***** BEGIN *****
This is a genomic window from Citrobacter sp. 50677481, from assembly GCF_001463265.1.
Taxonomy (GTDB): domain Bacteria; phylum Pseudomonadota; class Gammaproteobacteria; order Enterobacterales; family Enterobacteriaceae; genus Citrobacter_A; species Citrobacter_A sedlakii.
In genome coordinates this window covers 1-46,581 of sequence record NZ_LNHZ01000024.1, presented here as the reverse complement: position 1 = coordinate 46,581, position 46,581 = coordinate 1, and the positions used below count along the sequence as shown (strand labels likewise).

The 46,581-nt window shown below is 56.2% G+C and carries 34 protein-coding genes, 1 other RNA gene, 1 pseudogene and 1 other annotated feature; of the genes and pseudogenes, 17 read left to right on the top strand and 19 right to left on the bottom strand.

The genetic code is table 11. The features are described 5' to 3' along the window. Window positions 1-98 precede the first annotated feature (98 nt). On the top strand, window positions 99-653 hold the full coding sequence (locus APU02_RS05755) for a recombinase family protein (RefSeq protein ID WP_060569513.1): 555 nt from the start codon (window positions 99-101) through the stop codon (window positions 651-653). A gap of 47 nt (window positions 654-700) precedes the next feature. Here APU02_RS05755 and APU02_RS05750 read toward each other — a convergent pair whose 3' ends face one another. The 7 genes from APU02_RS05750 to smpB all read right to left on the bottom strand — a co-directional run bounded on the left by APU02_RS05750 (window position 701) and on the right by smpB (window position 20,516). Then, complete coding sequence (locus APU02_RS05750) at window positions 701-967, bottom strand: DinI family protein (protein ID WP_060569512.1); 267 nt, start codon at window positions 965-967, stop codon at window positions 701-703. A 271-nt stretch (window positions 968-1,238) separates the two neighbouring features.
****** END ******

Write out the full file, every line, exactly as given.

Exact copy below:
This is a genomic window from Citrobacter sp. 50677481, from assembly GCF_001463265.1.
Taxonomy (GTDB): domain Bacteria; phylum Pseudomonadota; class Gammaproteobacteria; order Enterobacterales; family Enterobacteriaceae; genus Citrobacter_A; species Citrobacter_A sedlakii.
In genome coordinates this window covers 1-46,581 of sequence record NZ_LNHZ01000024.1, presented here as the reverse complement: position 1 = coordinate 46,581, position 46,581 = coordinate 1, and the positions used below count along the sequence as shown (strand labels likewise).

The 46,581-nt window shown below is 56.2% G+C and carries 34 protein-coding genes, 1 other RNA gene, 1 pseudogene and 1 other annotated feature; of the genes and pseudogenes, 17 read left to right on the top strand and 19 right to left on the bottom strand.

The genetic code is table 11. The features are described 5' to 3' along the window. Window positions 1-98 precede the first annotated feature (98 nt). On the top strand, window positions 99-653 hold the full coding sequence (locus APU02_RS05755) for a recombinase family protein (RefSeq protein ID WP_060569513.1): 555 nt from the start codon (window positions 99-101) through the stop codon (window positions 651-653). A gap of 47 nt (window positions 654-700) precedes the next feature. Here APU02_RS05755 and APU02_RS05750 read toward each other — a convergent pair whose 3' ends face one another. The 7 genes from APU02_RS05750 to smpB all read right to left on the bottom strand — a co-directional run bounded on the left by APU02_RS05750 (window position 701) and on the right by smpB (window position 20,516). Then, complete coding sequence (locus APU02_RS05750) at window positions 701-967, bottom strand: DinI family protein (protein ID WP_060569512.1); 267 nt, start codon at window positions 965-967, stop codon at window positions 701-703. A 271-nt stretch (window positions 968-1,238) separates the two neighbouring features.